It has been said that teaching as a profession is impossible without passion. With all the challenges teachers face today, I wholeheartedly agree. In the teaching community, there are constant debates on a variety of issues ranging from school safety to what's being served in the lunchroom. As a teacher, I will face parents, principals, and politicians who all seem to think their opinion is the right. That being said, I will not be able to please everyone with the decisions that I make, but ultimately I will have to be wise, ensuring that I give my students the best learning experience. .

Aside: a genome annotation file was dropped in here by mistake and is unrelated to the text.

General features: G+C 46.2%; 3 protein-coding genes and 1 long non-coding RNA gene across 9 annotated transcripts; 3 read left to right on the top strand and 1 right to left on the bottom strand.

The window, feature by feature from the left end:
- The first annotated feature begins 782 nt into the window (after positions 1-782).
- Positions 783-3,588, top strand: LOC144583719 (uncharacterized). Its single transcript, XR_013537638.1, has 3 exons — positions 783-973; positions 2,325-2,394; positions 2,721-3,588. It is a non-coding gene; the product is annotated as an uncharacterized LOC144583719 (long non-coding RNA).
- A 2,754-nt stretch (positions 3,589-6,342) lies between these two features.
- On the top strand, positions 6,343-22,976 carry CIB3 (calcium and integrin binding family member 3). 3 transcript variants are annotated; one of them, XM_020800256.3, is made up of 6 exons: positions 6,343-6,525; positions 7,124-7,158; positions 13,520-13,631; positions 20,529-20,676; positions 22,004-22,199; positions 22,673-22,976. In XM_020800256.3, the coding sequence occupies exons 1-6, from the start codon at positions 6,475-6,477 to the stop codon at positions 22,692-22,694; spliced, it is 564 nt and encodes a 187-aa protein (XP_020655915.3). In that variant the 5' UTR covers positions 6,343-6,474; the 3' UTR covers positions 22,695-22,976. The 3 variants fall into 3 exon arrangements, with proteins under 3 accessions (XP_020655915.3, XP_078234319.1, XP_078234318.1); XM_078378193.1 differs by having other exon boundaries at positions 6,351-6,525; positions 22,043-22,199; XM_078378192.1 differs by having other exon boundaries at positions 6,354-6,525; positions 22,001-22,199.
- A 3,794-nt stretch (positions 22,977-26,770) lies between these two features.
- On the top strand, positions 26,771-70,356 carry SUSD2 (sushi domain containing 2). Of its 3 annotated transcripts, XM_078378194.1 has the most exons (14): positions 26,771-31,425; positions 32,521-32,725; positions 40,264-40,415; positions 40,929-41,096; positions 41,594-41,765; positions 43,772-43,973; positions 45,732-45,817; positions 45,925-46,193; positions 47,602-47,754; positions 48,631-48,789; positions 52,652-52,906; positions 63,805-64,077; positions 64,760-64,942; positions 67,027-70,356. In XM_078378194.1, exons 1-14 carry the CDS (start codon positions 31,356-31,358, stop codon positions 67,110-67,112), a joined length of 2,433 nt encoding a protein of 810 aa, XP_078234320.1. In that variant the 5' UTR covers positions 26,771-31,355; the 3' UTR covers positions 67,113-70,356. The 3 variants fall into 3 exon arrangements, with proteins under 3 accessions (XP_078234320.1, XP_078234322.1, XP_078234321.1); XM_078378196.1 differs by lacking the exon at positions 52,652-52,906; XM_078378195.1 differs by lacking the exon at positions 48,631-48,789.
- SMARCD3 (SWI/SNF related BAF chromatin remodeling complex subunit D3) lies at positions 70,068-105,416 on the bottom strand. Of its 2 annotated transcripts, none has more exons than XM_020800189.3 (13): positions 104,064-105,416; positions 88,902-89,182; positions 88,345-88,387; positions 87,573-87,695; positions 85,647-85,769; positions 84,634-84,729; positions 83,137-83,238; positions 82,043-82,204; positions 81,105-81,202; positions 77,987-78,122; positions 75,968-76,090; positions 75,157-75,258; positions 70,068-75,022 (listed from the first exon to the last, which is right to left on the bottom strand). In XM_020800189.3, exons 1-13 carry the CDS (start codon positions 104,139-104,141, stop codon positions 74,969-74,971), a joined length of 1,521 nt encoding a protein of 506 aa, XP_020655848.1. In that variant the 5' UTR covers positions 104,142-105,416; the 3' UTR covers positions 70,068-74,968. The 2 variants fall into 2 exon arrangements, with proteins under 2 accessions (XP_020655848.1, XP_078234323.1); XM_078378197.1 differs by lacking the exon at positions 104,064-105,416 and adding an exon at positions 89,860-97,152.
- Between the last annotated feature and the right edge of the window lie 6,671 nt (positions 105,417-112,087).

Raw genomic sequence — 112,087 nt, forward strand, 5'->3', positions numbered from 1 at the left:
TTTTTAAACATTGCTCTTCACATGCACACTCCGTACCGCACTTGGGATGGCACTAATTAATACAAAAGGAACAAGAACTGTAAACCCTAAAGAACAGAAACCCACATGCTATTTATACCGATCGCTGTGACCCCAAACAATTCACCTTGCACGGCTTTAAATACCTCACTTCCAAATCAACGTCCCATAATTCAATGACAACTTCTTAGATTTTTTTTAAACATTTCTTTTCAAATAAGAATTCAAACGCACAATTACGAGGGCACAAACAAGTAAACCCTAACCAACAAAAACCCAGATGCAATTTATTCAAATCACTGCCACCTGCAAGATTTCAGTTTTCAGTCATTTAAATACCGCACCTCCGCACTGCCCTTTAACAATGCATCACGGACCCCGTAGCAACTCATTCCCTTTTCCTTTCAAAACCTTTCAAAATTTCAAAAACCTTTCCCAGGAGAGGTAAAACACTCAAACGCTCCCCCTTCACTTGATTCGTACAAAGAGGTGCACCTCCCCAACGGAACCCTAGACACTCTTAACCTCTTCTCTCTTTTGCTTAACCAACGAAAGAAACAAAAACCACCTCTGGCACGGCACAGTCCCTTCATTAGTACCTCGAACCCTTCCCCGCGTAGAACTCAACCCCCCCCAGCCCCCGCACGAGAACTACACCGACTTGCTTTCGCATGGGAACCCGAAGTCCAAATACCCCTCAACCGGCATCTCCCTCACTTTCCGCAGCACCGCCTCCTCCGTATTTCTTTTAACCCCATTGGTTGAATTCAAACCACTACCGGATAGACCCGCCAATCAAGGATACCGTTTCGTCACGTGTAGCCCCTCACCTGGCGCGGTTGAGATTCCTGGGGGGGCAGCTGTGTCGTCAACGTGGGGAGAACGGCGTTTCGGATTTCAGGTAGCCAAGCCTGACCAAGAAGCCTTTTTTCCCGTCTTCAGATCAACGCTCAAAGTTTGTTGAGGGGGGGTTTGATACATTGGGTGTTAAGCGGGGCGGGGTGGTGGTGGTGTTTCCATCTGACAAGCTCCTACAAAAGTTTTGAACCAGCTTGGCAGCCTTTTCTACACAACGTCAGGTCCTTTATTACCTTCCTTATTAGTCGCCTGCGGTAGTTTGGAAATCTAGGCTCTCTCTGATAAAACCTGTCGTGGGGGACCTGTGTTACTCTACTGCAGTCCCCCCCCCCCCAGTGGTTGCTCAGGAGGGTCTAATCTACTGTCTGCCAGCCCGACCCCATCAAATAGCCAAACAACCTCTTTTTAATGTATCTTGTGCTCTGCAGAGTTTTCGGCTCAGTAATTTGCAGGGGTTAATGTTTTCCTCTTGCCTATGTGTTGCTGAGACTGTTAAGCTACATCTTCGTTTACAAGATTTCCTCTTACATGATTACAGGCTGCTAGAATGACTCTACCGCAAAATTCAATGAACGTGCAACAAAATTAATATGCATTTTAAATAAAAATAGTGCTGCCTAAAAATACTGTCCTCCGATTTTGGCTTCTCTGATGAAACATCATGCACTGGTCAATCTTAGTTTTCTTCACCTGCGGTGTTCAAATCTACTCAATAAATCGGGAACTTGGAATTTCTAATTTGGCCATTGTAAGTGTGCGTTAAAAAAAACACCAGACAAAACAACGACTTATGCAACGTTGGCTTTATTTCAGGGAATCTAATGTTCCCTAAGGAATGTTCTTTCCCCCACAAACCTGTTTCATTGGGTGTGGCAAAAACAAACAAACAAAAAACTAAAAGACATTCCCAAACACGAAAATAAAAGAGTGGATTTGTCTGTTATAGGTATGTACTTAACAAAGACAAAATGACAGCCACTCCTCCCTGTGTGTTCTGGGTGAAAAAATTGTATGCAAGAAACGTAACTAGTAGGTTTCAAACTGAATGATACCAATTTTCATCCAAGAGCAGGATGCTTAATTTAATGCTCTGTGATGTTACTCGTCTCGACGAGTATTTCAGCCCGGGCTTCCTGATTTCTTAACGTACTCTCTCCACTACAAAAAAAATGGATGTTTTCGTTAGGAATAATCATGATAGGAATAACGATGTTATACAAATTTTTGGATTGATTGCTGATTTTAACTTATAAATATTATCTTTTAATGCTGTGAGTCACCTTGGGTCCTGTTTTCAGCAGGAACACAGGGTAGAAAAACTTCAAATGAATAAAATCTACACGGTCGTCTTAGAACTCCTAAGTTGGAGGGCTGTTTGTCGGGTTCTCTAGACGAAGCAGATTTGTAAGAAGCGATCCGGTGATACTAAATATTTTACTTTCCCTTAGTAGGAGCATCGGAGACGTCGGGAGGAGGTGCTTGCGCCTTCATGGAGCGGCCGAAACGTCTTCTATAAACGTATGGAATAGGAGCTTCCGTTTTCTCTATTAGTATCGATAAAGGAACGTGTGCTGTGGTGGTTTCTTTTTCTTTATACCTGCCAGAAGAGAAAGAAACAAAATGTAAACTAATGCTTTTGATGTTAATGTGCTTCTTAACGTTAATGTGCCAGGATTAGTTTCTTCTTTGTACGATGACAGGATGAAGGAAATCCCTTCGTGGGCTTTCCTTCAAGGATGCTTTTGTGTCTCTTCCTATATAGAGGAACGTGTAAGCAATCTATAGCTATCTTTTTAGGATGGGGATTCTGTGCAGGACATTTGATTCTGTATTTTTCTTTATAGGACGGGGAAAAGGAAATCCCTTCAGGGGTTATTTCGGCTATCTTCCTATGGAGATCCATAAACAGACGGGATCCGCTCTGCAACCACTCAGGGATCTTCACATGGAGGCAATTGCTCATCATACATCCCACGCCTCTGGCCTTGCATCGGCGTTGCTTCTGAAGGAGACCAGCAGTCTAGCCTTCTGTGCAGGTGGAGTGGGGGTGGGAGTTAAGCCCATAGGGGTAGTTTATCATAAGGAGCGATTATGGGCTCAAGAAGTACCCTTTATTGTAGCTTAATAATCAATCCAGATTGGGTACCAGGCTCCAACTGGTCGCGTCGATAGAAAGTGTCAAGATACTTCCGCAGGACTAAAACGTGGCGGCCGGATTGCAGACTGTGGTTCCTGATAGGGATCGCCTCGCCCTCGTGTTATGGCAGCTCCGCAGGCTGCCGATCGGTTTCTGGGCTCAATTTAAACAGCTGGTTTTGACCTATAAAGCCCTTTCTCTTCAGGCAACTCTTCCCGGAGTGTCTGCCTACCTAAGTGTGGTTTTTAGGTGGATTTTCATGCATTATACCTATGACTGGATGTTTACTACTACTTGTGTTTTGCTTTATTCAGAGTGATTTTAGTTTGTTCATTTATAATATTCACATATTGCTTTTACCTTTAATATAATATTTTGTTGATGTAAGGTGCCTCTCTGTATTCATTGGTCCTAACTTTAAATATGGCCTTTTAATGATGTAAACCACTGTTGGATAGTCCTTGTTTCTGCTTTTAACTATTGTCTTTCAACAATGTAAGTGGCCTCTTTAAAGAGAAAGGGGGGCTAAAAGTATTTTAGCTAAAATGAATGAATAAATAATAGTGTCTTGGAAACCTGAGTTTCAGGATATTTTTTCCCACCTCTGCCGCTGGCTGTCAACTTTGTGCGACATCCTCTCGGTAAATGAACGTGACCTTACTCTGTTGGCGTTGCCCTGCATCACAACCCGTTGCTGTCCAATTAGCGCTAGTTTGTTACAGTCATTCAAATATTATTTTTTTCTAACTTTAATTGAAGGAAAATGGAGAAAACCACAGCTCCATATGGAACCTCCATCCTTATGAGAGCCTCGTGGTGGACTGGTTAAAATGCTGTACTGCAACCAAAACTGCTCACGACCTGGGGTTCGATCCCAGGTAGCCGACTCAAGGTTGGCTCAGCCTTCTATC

I want to be a teacher who thinks of the student's needs first. I want the policies I support, the curriculum I teach, and the grades that I give to benefit the student. In the vast sea of political agendas that flood our education system, people often forget about the individual student. They focus too heavily on test scores, which aren't always the best indicator of a child's intelligence. That being said, I want to be a teacher who sees past the test score and finds solutions to problems that are helpful to my students. As I said earlier, the government seems to focus a lot on test scores. When No Child Left Behind was put into place, under the Bush administration, suddenly every school focused heavily on test scores. This is because the way that No Child Left Behind works is by expecting all schools to have students reach a certain standard of proficiency in the core subjects. Schools, and more specifically, teachers with a significant amount of students who don't reach these standards are penalized until they are able to bring up the proficiency rate (What is No Child"). However, the way they determine this is through standardized testing and as research will show testing is not an accurate measurement of a student's intelligence. A famous quote among the teaching community, commonly attributed to Albert Einstein, sums up the problem perfectly: "Everybody is a genius.